Tips for Letting a House with a Pet

By on Monday, April 27th, 2015 in Slider.

Pets are family. Wherever you go, they go. However, as a pet owner, you might be having some trouble locating a house that allows pets. You are not alone. In fact, it’s a global problem. The American Pet Products Association’s (APPA) National Pet Owners Survey showed that Americans own approximately 83.3 million dogs and 95.6 million cats. That means almost 50% of home owners at least one dog, and 45% have at least one cat. Millions of the pet owners live on rented property. Almost half of the UK population owns a pet. By 2016, 1 in every 5 homes there will be privately rented. The demand for pet-friendly apartment has shot up all around the world.

Housing problems are one of the main reasons why pets are being given up to shelters. There are a number of challenges that people face when letting a house with pets. Perhaps the owner of a property you want to move into does not allow pets. Alternatively, they may be allowed, but you’re charged to keep them. Sometimes the owner doesn’t mind you having one, but the conditions in the apartment and neighbourhood aren’t conducive for keeping a pet.

Regardless, you shouldn’t have to give up your furry friend in your search for good housing. Leaving your pet behind should never be an option for you. You just have to find a rental property that is friendly to pets. Here are 5 tips to help you find a place that’s affordable and comfortable for you and your pet.

How to Secure a Good Rental with a Pet

  1. Ask

It may seem obvious, but most people don’t do it. You shouldn’t assume that you’re allowed to keep pets because you see other pets on the property. You should be conversant with all the pet rules, in order to know the options that will b available to you in future. Ensure you understand the terms of the lease. The lease should indicate that you may have a pet. Alternatively, check that it doesn’t say “no pets allowed”. Don’t just take anyone’s word for it. Ensure that all the terms (such as pet deposits or monthly fees) are indicated in the lease.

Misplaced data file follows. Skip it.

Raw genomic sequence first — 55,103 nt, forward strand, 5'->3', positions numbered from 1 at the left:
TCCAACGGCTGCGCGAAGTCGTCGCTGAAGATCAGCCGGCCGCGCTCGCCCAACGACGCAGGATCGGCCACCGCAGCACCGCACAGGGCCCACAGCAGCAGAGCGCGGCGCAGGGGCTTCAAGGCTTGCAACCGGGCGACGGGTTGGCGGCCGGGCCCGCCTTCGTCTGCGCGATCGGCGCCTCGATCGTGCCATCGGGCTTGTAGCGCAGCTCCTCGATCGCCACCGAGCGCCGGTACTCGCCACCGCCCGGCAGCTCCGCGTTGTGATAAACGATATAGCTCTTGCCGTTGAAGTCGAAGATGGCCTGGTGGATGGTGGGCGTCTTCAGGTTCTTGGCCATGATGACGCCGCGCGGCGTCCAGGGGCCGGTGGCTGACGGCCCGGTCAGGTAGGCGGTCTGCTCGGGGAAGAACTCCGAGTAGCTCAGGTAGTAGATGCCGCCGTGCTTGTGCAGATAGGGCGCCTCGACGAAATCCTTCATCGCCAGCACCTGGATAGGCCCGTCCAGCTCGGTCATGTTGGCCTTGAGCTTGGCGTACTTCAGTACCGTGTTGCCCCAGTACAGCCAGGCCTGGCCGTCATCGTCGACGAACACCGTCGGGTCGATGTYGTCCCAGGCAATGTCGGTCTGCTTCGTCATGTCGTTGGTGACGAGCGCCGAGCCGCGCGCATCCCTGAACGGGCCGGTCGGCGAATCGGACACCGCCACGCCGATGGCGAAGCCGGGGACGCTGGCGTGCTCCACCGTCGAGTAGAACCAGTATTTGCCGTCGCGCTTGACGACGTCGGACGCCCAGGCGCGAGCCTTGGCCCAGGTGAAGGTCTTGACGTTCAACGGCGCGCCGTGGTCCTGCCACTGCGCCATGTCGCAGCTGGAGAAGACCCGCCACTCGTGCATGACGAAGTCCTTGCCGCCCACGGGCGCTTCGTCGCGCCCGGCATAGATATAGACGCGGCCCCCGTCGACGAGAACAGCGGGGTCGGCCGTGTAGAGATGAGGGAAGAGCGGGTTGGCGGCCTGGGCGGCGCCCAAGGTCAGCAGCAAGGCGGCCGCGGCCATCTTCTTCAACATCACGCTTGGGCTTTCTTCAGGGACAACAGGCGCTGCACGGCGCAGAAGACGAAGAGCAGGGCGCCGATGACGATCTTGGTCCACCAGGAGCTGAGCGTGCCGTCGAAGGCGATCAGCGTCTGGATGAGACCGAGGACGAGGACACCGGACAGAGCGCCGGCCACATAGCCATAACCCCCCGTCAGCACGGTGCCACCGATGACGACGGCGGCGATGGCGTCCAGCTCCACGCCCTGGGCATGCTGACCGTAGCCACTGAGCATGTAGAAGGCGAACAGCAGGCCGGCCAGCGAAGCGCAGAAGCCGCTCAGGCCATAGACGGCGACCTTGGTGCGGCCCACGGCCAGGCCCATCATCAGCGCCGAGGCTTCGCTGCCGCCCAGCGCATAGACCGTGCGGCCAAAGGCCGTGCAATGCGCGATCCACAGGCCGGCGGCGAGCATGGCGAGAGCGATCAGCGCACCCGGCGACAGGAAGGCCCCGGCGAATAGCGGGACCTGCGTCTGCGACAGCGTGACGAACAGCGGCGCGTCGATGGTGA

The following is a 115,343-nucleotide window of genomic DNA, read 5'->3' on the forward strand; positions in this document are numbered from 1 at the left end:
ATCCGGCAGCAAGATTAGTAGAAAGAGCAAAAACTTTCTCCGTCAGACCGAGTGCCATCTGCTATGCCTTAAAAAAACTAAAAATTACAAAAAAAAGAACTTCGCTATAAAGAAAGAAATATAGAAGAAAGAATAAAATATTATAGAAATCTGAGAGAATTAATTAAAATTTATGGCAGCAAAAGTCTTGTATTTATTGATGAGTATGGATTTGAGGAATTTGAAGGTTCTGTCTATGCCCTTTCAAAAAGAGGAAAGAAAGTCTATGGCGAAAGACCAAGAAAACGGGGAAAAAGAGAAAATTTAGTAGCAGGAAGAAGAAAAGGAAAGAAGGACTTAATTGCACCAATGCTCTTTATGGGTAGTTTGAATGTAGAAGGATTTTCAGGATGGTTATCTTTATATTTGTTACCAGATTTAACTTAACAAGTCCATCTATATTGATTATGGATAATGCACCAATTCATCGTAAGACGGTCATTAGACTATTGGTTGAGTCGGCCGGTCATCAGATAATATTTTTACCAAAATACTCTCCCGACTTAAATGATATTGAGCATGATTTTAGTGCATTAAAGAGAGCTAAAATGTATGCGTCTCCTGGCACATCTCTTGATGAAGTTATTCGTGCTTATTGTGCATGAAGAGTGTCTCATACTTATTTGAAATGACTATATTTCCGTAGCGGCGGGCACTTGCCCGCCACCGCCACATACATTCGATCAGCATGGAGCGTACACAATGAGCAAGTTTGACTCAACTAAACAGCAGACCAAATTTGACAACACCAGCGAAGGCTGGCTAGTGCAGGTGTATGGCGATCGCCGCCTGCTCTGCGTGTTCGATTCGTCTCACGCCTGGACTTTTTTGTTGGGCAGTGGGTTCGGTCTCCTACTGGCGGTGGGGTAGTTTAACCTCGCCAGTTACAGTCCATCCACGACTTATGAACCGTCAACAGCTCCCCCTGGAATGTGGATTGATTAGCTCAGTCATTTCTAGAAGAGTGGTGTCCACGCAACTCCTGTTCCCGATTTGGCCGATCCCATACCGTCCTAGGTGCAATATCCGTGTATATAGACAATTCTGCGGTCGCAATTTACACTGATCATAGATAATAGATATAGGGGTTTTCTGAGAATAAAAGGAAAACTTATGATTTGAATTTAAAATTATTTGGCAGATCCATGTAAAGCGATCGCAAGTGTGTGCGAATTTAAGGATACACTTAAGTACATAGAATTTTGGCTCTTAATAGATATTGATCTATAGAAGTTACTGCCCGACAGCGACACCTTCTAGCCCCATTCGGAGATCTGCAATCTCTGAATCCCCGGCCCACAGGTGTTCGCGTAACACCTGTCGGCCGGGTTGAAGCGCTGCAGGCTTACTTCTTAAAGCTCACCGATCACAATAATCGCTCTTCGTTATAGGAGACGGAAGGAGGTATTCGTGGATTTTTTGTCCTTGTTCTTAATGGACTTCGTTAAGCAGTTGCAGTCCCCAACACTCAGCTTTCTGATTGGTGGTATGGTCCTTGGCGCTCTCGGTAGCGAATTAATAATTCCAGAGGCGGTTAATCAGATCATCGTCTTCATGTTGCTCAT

1. Impress your potential landlord

Put your pet’s best foot, or rather paw, forward. Landlords are apprehensive about pets for many reasons. For instance, your pet may disturb the other tenants. Pets also have a track record o damaging property – chewing of cabinet corners, clawing at window sills, screens and doors and even gnawing at the vinyl flooring. The property owner is concerned about having to keep making repairs, and to deal with the other tenants making complaints. You can see why landlords don’t really look forward to the furry tenants.

So do your bit in convincing the landlord that your pet is a delight. How? For starters, your veterinarian can give you a letter showing that your pet has been vaccinated and neutered/sprayed. You can provide proof that your dog has completed its training classes. You can even get a referral from your previous landlord. Introduce your pet to the property owner. Prepare pet references that the landlord can use to confirm the pet’s age and temperament issues. The goal is to make the owner feel confident about renting out the property to you.

  1. Don’t be rigid, be flexible

Large pets come with bigger requirements. Understand that you may have to pay a pet deposit and an extra amount for insurance that caters for your pet’s breed. For instance, rates for pooches may be different from large dogs.

  1. Have a trial period

In case the property owner is on the fence about giving you the property, propose a short term trial period. They can use the time to assess how well your pet does on the property. However, you should have this in writing. Changes to the lease and agreement can be made as required.

  1. Show that you are a responsible pet owner

Make some effort to show that you are a caring tenant and pet owner. Commit to clean after your pet. Most likely the property owner doesn’t want to be forced to remove all the traces of your pet’s presence after you’ve left. Keep the records of your pet’s paperwork- such as vet receipts and medication documents and certificates. You can even regularly share them with your property manager to keep their minds at ease about the health and status of your pet.

Finally, get all the information about a potential residency before you move into it. You should note that there may be strata and communal laws that affect animals on a property.